Managers bear a lot of responsibility when it comes to performance management. For it to be truly effective, managers should take the initiative to give employees the feedback they need, give accurate and consistent performance reviews, and push their employees towards continued growth and development. But the right leader will take on this responsibility with determination and positivity, recognizing how important to the employees, company and team it is!
If you feel your managers aren’t up to the task, discuss how you can help. Many managers are hesitant to ask for further training on a platform they don’t understand or want to admit they aren’t quite ready to give impactful performance feedback. Try hosting a lunch and learn around building your performance culture and see how quickly your managers start creating a positive performance management movement!
Your form content – from competencies to coaching tips and rating scales – is all meant to spark conversation. Make sure this content is relevant to your company and the roles your team is evaluating.
When deciding the best questions to ask, start with a draft from your Human Resources team or leadership. Then, ask your managers to review and give suggestions. Including your managers creates collaboration which increases engagement and provides accurate feedback for relevant questions to ask.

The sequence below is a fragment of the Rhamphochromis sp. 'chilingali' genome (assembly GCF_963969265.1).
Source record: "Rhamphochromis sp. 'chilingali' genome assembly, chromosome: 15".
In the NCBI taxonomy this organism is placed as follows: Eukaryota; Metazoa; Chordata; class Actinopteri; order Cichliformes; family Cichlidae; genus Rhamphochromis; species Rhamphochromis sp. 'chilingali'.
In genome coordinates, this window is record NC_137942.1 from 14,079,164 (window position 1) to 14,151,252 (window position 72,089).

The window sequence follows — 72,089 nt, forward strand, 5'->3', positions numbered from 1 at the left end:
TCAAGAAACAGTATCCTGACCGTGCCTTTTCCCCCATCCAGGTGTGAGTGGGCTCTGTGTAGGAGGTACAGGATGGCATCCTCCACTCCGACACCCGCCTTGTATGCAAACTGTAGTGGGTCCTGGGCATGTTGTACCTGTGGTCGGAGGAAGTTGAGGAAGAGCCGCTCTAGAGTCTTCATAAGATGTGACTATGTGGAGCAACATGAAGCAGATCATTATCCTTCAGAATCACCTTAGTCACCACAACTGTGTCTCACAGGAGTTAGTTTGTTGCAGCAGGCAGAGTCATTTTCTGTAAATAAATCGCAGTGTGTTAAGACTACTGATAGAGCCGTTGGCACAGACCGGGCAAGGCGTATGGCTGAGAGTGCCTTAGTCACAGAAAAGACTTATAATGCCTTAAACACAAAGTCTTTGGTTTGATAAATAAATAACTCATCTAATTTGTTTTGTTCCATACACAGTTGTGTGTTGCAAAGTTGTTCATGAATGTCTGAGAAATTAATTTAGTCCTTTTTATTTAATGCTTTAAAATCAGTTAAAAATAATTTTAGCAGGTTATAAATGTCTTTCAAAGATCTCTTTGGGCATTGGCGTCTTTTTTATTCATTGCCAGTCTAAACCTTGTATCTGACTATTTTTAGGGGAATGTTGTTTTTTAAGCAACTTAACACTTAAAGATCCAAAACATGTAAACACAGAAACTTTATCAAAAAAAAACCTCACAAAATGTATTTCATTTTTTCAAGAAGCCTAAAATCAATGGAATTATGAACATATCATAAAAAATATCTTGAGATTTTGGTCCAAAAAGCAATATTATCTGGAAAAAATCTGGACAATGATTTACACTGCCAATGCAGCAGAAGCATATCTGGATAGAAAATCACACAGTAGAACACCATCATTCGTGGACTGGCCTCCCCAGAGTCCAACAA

Stay mindful of the length of your forms. When a form is too long, it appears daunting which may cause your managers to put off completing the task. Additionally, double check that none of the questions or items to fill out are repetitive.
A short and efficient form, tailored to your company’s culture and the employee’s role, will be engaging for both the manager and employee to complete. Are you unsure if the form is too long? Ask someone else on your HR team (who didn’t write it) to complete the form for a quick check on length and clarity
A common problem during the performance review process is recency bias. People tend to remember the events or tasks that happened most recently, which can make it difficult to give a comprehensive review for the full review period being evaluated.
To combat this, encourage both managers and employees to take notes throughout the year. This will enable them to accurately recall events that may not be top of mind and creates a more specific performance review. Notes give context to performance while supporting competency ratings and creating discussion points for conversations between managers and employees.
It’s also important to take notes on both opportunities and successes. Sometimes it becomes easy to take notes on one or the other – but for a truly balanced review, remember to take notes on both.
You can also encourage year-round communication with your employees through the use of engagement surveys. These assist companies and managers in being proactive about employee satisfaction before issues overflow into performance reviews.
To encourage the value of employee communication and feedback, leadership should stress the importance of the review process and reinforce it through the action of giving the managers and employees the time and space to complete them.
Encourage your managers (and employees, if you opt for self-reviews) to block time in their schedule to complete their reviews. This may mean providing a quiet space and computer access, if they don’t regularly have these conveniences. Also, employees should be given this dedicated time while on the clock, instead of being expected to complete their reviews outside of working hours.